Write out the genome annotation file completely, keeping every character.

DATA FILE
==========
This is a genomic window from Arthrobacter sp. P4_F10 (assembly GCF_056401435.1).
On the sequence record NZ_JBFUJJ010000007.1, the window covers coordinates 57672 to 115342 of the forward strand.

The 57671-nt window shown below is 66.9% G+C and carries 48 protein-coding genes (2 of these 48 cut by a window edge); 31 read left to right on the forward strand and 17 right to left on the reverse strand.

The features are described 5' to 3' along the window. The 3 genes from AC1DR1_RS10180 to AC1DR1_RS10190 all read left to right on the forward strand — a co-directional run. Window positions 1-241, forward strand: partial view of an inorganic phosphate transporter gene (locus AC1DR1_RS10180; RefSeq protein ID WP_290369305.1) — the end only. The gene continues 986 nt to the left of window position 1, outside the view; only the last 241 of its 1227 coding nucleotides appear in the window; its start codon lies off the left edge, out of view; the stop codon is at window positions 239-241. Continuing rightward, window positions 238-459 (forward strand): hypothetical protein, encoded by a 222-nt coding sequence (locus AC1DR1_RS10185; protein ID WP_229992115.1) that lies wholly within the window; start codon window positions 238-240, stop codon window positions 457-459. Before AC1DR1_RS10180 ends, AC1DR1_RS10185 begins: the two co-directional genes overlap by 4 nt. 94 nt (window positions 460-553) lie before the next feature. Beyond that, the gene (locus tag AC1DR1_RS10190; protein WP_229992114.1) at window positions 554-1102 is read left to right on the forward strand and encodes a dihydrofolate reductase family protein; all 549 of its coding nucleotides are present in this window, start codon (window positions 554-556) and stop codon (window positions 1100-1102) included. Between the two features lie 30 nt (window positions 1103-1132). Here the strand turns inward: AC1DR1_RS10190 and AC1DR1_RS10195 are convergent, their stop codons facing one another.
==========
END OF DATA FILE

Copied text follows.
This is a genomic window from Arthrobacter sp. P4_F10 (assembly GCF_056401435.1).
On the sequence record NZ_JBFUJJ010000007.1, the window covers coordinates 57672 to 115342 of the forward strand.

The 57671-nt window shown below is 66.9% G+C and carries 48 protein-coding genes (2 of these 48 cut by a window edge); 31 read left to right on the forward strand and 17 right to left on the reverse strand.

The features are described 5' to 3' along the window. The 3 genes from AC1DR1_RS10180 to AC1DR1_RS10190 all read left to right on the forward strand — a co-directional run. Window positions 1-241, forward strand: partial view of an inorganic phosphate transporter gene (locus AC1DR1_RS10180; RefSeq protein ID WP_290369305.1) — the end only. The gene continues 986 nt to the left of window position 1, outside the view; only the last 241 of its 1227 coding nucleotides appear in the window; its start codon lies off the left edge, out of view; the stop codon is at window positions 239-241. Continuing rightward, window positions 238-459 (forward strand): hypothetical protein, encoded by a 222-nt coding sequence (locus AC1DR1_RS10185; protein ID WP_229992115.1) that lies wholly within the window; start codon window positions 238-240, stop codon window positions 457-459. Before AC1DR1_RS10180 ends, AC1DR1_RS10185 begins: the two co-directional genes overlap by 4 nt. 94 nt (window positions 460-553) lie before the next feature. Beyond that, the gene (locus tag AC1DR1_RS10190; protein WP_229992114.1) at window positions 554-1102 is read left to right on the forward strand and encodes a dihydrofolate reductase family protein; all 549 of its coding nucleotides are present in this window, start codon (window positions 554-556) and stop codon (window positions 1100-1102) included. Between the two features lie 30 nt (window positions 1103-1132). Here the strand turns inward: AC1DR1_RS10190 and AC1DR1_RS10195 are convergent, their stop codons facing one another.